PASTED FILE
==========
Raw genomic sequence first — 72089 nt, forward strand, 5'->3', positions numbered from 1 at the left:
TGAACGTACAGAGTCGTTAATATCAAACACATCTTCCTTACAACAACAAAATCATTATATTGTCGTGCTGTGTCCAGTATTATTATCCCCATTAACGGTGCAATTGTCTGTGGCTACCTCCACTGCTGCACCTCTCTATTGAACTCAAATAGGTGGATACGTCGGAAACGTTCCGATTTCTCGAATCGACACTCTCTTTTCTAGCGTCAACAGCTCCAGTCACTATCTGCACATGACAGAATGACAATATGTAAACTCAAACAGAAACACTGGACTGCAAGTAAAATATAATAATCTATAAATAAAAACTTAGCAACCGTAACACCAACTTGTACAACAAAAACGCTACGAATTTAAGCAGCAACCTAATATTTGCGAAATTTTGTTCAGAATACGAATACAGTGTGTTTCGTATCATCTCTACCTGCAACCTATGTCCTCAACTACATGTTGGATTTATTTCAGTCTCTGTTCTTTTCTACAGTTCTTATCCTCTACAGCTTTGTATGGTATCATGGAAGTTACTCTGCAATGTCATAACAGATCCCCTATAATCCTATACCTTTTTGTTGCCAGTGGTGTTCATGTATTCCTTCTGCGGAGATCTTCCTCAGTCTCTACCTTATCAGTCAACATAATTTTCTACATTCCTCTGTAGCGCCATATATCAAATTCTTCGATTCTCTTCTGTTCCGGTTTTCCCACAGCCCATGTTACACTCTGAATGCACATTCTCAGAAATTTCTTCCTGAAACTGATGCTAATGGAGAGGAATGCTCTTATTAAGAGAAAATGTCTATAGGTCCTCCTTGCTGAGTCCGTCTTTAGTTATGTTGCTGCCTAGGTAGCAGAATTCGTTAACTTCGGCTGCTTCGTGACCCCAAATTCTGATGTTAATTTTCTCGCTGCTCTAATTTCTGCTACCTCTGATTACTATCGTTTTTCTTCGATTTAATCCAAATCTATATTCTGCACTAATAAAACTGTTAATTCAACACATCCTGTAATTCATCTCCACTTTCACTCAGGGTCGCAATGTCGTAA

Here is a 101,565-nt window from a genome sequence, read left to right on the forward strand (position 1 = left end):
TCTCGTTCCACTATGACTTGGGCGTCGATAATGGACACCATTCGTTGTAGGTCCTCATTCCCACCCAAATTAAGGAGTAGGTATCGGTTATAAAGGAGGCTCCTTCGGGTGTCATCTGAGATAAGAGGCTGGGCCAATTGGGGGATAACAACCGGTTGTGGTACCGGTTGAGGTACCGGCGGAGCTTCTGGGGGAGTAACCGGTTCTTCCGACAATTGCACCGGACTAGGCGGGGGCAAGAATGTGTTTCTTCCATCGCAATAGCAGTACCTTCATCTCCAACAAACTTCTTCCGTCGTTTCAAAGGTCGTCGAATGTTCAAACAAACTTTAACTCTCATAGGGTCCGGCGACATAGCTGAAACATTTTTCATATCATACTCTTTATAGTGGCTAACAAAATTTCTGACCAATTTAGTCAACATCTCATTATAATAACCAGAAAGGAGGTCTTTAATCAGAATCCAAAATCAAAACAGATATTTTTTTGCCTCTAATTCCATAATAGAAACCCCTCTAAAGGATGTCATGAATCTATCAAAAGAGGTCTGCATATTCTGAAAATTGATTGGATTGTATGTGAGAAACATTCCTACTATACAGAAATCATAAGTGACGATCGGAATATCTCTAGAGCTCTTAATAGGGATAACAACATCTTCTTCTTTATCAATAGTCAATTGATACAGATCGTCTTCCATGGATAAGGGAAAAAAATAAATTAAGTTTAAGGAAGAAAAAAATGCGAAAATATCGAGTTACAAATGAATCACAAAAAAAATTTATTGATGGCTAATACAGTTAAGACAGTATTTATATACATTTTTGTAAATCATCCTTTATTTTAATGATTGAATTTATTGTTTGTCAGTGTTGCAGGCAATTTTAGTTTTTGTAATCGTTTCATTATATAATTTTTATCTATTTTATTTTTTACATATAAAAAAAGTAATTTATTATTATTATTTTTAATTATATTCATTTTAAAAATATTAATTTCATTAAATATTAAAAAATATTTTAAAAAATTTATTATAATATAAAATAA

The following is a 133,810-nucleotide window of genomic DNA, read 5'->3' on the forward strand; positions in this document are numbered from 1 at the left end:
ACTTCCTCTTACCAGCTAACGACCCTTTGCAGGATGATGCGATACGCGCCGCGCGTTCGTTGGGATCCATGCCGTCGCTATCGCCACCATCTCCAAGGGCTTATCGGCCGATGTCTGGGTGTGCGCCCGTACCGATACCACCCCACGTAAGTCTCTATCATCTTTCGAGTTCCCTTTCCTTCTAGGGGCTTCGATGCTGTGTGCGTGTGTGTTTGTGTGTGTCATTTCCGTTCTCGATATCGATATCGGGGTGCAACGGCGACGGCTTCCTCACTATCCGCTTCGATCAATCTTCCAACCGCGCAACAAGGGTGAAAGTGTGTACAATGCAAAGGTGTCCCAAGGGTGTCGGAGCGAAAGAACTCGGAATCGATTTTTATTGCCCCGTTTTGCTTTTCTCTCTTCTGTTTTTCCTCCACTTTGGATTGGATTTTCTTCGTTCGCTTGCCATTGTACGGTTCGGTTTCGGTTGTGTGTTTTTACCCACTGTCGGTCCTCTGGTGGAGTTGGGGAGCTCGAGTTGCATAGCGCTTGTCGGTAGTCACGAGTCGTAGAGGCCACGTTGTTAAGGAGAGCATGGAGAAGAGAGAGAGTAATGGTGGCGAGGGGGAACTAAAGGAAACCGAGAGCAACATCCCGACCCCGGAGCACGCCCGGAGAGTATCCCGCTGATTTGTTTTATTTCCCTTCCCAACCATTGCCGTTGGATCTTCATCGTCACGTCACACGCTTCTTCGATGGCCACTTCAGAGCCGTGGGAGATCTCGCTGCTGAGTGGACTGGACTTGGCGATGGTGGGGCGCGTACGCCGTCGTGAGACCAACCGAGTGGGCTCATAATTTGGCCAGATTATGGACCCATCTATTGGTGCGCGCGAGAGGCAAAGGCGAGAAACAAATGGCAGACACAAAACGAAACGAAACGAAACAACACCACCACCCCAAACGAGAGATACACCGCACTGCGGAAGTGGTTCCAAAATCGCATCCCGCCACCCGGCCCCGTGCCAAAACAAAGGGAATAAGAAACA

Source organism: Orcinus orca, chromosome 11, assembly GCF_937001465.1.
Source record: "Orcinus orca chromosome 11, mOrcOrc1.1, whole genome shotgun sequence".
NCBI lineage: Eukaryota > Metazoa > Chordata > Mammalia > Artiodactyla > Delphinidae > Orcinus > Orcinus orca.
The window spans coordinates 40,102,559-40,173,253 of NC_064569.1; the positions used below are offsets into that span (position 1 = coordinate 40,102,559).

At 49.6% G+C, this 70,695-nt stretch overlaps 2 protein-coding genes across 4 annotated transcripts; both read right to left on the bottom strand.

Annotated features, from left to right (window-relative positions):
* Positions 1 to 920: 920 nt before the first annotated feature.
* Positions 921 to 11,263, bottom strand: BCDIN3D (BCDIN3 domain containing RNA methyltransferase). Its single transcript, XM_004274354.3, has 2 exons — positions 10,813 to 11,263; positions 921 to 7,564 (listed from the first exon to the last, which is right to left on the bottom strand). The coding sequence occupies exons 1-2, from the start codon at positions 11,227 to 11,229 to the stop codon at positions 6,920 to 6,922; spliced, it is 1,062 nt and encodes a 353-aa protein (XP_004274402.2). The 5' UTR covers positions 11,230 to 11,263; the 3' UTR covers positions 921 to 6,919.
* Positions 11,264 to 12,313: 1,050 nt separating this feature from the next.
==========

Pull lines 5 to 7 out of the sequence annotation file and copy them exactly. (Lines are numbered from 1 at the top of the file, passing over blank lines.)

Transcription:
The following is a 133,810-nucleotide window of genomic DNA, read 5'->3' on the forward strand; positions in this document are numbered from 1 at the left end:
ACTTCCTCTTACCAGCTAACGACCCTTTGCAGGATGATGCGATACGCGCCGCGCGTTCGTTGGGATCCATGCCGTCGCTATCGCCACCATCTCCAAGGGCTTATCGGCCGATGTCTGGGTGTGCGCCCGTACCGATACCACCCCACGTAAGTCTCTATCATCTTTCGAGTTCCCTTTCCTTCTAGGGGCTTCGATGCTGTGTGCGTGTGTGTTTGTGTGTGTCATTTCCGTTCTCGATATCGATATCGGGGTGCAACGGCGACGGCTTCCTCACTATCCGCTTCGATCAATCTTCCAACCGCGCAACAAGGGTGAAAGTGTGTACAATGCAAAGGTGTCCCAAGGGTGTCGGAGCGAAAGAACTCGGAATCGATTTTTATTGCCCCGTTTTGCTTTTCTCTCTTCTGTTTTTCCTCCACTTTGGATTGGATTTTCTTCGTTCGCTTGCCATTGTACGGTTCGGTTTCGGTTGTGTGTTTTTACCCACTGTCGGTCCTCTGGTGGAGTTGGGGAGCTCGAGTTGCATAGCGCTTGTCGGTAGTCACGAGTCGTAGAGGCCACGTTGTTAAGGAGAGCATGGAGAAGAGAGAGAGTAATGGTGGCGAGGGGGAACTAAAGGAAACCGAGAGCAACATCCCGACCCCGGAGCACGCCCGGAGAGTATCCCGCTGATTTGTTTTATTTCCCTTCCCAACCATTGCCGTTGGATCTTCATCGTCACGTCACACGCTTCTTCGATGGCCACTTCAGAGCCGTGGGAGATCTCGCTGCTGAGTGGACTGGACTTGGCGATGGTGGGGCGCGTACGCCGTCGTGAGACCAACCGAGTGGGCTCATAATTTGGCCAGATTATGGACCCATCTATTGGTGCGCGCGAGAGGCAAAGGCGAGAAACAAATGGCAGACACAAAACGAAACGAAACGAAACAACACCACCACCCCAAACGAGAGATACACCGCACTGCGGAAGTGGTTCCAAAATCGCATCCCGCCACCCGGCCCCGTGCCAAAACAAAGGGAATAAGAAACA

Source organism: Orcinus orca, chromosome 11, assembly GCF_937001465.1.